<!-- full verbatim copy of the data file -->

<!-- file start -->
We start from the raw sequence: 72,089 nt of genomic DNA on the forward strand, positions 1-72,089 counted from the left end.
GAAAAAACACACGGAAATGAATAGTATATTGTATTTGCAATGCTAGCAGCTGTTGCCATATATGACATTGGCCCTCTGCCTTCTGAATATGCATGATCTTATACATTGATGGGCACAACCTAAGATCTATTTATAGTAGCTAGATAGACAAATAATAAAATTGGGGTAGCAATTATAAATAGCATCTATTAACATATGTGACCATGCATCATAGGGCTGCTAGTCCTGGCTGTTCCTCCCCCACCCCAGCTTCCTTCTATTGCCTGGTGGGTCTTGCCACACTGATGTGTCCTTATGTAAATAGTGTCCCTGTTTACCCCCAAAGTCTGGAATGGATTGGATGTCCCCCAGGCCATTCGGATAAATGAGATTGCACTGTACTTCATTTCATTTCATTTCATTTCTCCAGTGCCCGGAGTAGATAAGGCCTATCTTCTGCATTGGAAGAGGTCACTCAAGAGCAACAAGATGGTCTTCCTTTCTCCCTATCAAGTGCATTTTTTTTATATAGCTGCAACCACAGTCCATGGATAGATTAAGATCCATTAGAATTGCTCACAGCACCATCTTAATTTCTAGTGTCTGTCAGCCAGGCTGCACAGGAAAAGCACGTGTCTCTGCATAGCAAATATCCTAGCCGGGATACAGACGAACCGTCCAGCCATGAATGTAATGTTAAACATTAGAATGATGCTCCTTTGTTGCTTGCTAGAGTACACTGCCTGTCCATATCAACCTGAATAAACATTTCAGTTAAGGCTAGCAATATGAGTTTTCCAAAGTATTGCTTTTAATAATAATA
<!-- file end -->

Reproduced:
We start from the raw sequence: 72,089 nt of genomic DNA on the forward strand, positions 1-72,089 counted from the left end.
GAAAAAACACACGGAAATGAATAGTATATTGTATTTGCAATGCTAGCAGCTGTTGCCATATATGACATTGGCCCTCTGCCTTCTGAATATGCATGATCTTATACATTGATGGGCACAACCTAAGATCTATTTATAGTAGCTAGATAGACAAATAATAAAATTGGGGTAGCAATTATAAATAGCATCTATTAACATATGTGACCATGCATCATAGGGCTGCTAGTCCTGGCTGTTCCTCCCCCACCCCAGCTTCCTTCTATTGCCTGGTGGGTCTTGCCACACTGATGTGTCCTTATGTAAATAGTGTCCCTGTTTACCCCCAAAGTCTGGAATGGATTGGATGTCCCCCAGGCCATTCGGATAAATGAGATTGCACTGTACTTCATTTCATTTCATTTCATTTCTCCAGTGCCCGGAGTAGATAAGGCCTATCTTCTGCATTGGAAGAGGTCACTCAAGAGCAACAAGATGGTCTTCCTTTCTCCCTATCAAGTGCATTTTTTTTATATAGCTGCAACCACAGTCCATGGATAGATTAAGATCCATTAGAATTGCTCACAGCACCATCTTAATTTCTAGTGTCTGTCAGCCAGGCTGCACAGGAAAAGCACGTGTCTCTGCATAGCAAATATCCTAGCCGGGATACAGACGAACCGTCCAGCCATGAATGTAATGTTAAACATTAGAATGATGCTCCTTTGTTGCTTGCTAGAGTACACTGCCTGTCCATATCAACCTGAATAAACATTTCAGTTAAGGCTAGCAATATGAGTTTTCCAAAGTATTGCTTTTAATAATAATA